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Every once in a while you read a great article that stirs you to your core. I would like to praise Angela Epstein who interviewed Professor Roger Kirby, Director of The Prostate Centre in London, for her fantastic interview with Professor Kirby in the Good Health section of the Daily Mail on Tuesday 26 August. Professor Kirby was very candid in his interview entitled, “Why all men over 50 must demand a prostate test – it helped save my life”. He describes his diagnosis with cancer about a year ago. Because of his specialist knowledge he was able to act quickly when he suspected the disease and because he had the best tools at his disposal he was able to give himself the best chance at beating it.

But most men aren’t so lucky. Epstein states that unfortunately most of the 40,000 men diagnosed with prostate cancer in Britain each year cannot bank on such in-depth expertise. There is more of an arbitrary approach to the diagnosis, which is usually driven by symptoms such as rushing to the bathroom or a conscientious GP who does a check-up of the prostate and provides PSA (prostate specific antigen) test.

It always puzzled me that there is no National screening programme for prostate cancer; with my public health hat on I feel there should be, many other doctors would believe that as well. But a European randomised study of screening for prostate cancer involving 162,000 men aged between 50 and 74 concluded that, whilst screening could save around 2,300 lives in Britain annually, 2 out of 5 men who were told they had cancer would be over-diagnosed (i.e. they will be diagnosed even thought the disease would never cause symptoms or death in the patient). Epstein suggests that this could lead to unnecessary investigations such as biopsies, radiotherapy or even surgery. However, the article then states that over-diagnosis could be ruled out if every man over 50 were to ask for an annual PSA test. Anyone with the raised level could then have an MRI scan performed to identify the presence or extent of cancer. Epstein correctly deduces that that doing this could eradicate the scattergun approach with biopsies that could cause side effects and intense anguish.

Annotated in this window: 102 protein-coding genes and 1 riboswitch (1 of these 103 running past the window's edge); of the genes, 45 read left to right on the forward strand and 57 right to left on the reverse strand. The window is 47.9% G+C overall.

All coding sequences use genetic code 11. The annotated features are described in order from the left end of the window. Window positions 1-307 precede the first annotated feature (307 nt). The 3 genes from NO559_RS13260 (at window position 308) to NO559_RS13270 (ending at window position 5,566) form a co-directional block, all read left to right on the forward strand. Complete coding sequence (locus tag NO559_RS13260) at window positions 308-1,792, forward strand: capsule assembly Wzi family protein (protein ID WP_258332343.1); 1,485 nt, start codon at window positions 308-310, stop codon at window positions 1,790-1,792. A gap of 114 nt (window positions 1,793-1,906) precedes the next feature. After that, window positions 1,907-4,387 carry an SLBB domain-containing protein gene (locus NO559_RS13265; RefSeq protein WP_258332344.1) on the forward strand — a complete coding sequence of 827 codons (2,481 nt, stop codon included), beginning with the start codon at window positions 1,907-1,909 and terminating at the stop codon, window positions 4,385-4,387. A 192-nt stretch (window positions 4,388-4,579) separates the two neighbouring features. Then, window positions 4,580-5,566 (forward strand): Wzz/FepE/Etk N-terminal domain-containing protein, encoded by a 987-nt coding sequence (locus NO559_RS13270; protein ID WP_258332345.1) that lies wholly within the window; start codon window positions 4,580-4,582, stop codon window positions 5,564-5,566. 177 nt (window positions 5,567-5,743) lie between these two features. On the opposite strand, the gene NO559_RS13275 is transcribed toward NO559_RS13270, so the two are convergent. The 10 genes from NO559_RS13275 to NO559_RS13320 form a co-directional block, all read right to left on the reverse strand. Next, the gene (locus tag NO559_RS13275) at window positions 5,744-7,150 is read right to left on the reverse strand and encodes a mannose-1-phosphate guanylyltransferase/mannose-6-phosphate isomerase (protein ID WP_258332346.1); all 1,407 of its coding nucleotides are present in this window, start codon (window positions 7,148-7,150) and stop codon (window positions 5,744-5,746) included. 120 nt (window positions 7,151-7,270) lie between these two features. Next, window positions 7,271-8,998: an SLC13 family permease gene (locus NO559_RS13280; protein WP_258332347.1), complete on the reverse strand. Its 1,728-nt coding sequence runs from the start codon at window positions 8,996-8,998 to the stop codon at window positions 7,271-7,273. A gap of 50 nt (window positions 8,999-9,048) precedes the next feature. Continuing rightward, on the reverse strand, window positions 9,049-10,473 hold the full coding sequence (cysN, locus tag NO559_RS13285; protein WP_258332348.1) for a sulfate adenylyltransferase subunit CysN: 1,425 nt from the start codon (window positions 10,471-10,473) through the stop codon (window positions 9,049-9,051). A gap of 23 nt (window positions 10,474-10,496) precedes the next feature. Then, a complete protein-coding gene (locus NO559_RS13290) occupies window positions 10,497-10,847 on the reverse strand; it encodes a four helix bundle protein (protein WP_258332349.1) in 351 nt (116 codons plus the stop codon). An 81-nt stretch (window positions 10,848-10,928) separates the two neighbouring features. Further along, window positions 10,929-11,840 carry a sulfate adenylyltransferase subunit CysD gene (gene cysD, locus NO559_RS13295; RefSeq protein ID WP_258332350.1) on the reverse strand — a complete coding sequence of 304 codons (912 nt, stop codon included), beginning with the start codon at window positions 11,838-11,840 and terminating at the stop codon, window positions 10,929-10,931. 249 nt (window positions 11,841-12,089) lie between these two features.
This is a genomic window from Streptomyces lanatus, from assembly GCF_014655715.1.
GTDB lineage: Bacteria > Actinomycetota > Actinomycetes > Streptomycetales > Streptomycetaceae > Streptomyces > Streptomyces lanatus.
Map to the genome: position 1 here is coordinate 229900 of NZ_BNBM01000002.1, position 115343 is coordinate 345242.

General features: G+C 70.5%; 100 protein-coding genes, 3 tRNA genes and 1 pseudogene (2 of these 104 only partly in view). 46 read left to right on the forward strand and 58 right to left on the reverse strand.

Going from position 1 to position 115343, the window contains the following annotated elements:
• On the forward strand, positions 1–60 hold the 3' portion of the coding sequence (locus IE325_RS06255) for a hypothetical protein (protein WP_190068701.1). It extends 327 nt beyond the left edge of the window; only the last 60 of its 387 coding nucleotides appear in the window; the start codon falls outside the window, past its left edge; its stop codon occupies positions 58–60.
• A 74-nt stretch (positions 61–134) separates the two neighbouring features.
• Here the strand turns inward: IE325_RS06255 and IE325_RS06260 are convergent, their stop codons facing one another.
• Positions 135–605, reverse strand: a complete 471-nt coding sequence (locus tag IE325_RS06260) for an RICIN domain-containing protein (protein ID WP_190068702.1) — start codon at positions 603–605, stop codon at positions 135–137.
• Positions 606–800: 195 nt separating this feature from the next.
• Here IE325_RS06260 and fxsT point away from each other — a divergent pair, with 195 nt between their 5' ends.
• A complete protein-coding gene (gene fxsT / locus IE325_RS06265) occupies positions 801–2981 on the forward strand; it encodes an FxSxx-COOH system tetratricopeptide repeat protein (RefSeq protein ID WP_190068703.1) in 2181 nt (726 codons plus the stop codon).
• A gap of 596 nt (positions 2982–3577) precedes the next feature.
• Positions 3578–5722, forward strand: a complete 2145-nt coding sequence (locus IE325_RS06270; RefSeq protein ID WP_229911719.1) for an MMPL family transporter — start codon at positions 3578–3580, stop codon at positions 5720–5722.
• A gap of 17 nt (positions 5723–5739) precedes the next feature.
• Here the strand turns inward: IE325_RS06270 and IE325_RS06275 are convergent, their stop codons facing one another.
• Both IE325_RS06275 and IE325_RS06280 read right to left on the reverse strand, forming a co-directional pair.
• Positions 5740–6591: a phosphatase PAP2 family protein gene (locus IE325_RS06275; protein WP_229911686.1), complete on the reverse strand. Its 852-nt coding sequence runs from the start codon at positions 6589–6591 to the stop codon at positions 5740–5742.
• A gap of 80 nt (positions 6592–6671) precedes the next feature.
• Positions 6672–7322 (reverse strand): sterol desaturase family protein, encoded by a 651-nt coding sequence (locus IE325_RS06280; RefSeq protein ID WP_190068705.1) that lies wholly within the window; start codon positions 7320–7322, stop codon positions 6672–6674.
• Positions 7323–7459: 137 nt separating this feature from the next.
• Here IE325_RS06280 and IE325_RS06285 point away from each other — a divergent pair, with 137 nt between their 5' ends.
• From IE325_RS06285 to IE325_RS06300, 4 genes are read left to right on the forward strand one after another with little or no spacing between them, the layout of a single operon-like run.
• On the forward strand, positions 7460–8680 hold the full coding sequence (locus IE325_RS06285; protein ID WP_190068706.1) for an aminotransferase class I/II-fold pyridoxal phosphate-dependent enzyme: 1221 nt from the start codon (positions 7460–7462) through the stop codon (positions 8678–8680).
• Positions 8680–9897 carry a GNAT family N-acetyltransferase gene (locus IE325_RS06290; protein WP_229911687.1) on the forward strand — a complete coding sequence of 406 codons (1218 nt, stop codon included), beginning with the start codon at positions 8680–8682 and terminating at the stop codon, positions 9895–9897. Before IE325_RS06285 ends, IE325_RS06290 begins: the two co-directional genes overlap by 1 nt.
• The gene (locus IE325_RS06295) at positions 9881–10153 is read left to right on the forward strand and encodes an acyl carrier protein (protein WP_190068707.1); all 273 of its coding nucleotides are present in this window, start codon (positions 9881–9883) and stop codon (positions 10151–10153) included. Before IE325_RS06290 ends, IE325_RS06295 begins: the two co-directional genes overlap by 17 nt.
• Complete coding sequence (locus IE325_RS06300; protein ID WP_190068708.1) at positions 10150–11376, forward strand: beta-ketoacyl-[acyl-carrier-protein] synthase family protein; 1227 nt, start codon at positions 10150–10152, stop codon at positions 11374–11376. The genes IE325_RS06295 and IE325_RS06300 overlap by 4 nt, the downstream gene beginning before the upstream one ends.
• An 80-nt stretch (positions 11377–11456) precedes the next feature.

I was very happy to hear of Professor Kirby’s own personal experience, but as is stated at the very beginning; knowledge is power. Finally, the article goes on to state that since 10,000 men are dying of prostate cancer every year, his advice would be that men over 50, especially those with a risk factor such as family history, should have a PSA test. And don’t be distracted by a GP who says results are unreliable.

I would like to congratulate Professor Kirby as this prompted me also to rethink my ideas and made me also aware of the necessity and the value of having this test performed.

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